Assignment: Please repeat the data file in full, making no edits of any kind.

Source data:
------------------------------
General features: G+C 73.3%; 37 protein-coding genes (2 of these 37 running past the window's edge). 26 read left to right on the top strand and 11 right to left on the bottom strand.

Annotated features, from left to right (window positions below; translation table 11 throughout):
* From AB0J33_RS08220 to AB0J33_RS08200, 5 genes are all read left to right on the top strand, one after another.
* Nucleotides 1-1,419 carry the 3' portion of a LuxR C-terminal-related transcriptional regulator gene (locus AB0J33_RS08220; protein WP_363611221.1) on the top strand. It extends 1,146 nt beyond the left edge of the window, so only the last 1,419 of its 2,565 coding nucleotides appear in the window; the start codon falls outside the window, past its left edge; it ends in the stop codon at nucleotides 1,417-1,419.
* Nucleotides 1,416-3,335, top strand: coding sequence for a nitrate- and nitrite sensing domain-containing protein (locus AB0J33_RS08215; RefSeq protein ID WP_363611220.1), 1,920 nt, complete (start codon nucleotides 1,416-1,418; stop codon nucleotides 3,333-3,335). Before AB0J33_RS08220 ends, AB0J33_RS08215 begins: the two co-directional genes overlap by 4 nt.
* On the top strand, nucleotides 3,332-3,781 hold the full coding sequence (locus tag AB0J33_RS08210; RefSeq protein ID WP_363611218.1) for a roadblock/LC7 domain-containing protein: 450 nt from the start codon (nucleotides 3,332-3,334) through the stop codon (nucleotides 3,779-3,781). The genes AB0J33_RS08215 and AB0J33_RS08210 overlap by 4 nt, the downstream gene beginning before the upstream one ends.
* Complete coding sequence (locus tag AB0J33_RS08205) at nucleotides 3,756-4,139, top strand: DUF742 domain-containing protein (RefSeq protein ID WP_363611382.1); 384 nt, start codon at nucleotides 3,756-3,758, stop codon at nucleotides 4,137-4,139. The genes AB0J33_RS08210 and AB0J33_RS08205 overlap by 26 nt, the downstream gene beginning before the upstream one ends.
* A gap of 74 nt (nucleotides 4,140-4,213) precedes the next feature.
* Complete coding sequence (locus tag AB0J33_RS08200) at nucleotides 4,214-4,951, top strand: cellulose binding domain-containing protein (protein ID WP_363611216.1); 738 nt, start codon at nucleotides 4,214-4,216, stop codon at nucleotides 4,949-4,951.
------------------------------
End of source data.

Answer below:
General features: G+C 73.3%; 37 protein-coding genes (2 of these 37 running past the window's edge). 26 read left to right on the top strand and 11 right to left on the bottom strand.

Annotated features, from left to right (window positions below; translation table 11 throughout):
* From AB0J33_RS08220 to AB0J33_RS08200, 5 genes are all read left to right on the top strand, one after another.
* Nucleotides 1-1,419 carry the 3' portion of a LuxR C-terminal-related transcriptional regulator gene (locus AB0J33_RS08220; protein WP_363611221.1) on the top strand. It extends 1,146 nt beyond the left edge of the window, so only the last 1,419 of its 2,565 coding nucleotides appear in the window; the start codon falls outside the window, past its left edge; it ends in the stop codon at nucleotides 1,417-1,419.
* Nucleotides 1,416-3,335, top strand: coding sequence for a nitrate- and nitrite sensing domain-containing protein (locus AB0J33_RS08215; RefSeq protein ID WP_363611220.1), 1,920 nt, complete (start codon nucleotides 1,416-1,418; stop codon nucleotides 3,333-3,335). Before AB0J33_RS08220 ends, AB0J33_RS08215 begins: the two co-directional genes overlap by 4 nt.
* On the top strand, nucleotides 3,332-3,781 hold the full coding sequence (locus tag AB0J33_RS08210; RefSeq protein ID WP_363611218.1) for a roadblock/LC7 domain-containing protein: 450 nt from the start codon (nucleotides 3,332-3,334) through the stop codon (nucleotides 3,779-3,781). The genes AB0J33_RS08215 and AB0J33_RS08210 overlap by 4 nt, the downstream gene beginning before the upstream one ends.
* Complete coding sequence (locus tag AB0J33_RS08205) at nucleotides 3,756-4,139, top strand: DUF742 domain-containing protein (RefSeq protein ID WP_363611382.1); 384 nt, start codon at nucleotides 3,756-3,758, stop codon at nucleotides 4,137-4,139. The genes AB0J33_RS08210 and AB0J33_RS08205 overlap by 26 nt, the downstream gene beginning before the upstream one ends.
* A gap of 74 nt (nucleotides 4,140-4,213) precedes the next feature.
* Complete coding sequence (locus tag AB0J33_RS08200) at nucleotides 4,214-4,951, top strand: cellulose binding domain-containing protein (protein ID WP_363611216.1); 738 nt, start codon at nucleotides 4,214-4,216, stop codon at nucleotides 4,949-4,951.